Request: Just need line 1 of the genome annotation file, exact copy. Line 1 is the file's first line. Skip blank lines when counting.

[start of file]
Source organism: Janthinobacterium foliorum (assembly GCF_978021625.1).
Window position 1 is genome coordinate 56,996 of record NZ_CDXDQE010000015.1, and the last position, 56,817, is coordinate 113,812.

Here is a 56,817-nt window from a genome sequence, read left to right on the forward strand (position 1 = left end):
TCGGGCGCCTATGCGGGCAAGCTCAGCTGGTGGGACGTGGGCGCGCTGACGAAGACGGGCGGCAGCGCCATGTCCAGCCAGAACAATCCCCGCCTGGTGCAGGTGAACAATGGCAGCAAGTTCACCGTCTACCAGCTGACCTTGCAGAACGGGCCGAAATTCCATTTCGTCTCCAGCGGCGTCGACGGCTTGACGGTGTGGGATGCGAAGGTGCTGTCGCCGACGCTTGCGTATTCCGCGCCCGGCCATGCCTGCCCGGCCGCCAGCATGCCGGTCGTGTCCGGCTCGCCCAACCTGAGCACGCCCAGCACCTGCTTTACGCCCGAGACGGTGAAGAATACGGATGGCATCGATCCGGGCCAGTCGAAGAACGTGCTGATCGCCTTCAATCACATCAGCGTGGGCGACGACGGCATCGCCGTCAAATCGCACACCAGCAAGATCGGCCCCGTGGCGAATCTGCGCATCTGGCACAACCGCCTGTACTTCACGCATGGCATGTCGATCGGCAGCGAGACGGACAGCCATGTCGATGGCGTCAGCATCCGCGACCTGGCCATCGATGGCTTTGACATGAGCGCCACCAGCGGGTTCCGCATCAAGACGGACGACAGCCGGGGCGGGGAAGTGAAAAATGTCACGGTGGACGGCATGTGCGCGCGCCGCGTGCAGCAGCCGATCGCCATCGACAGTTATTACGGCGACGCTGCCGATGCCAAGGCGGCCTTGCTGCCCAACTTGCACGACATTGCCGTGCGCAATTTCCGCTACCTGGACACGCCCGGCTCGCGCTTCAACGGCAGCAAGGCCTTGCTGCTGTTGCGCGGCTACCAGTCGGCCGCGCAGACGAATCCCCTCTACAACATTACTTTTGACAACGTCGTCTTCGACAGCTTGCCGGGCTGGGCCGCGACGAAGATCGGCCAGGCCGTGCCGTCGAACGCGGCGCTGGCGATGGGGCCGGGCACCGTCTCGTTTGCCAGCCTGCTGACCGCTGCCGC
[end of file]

Source organism: Janthinobacterium foliorum (assembly GCF_978021625.1).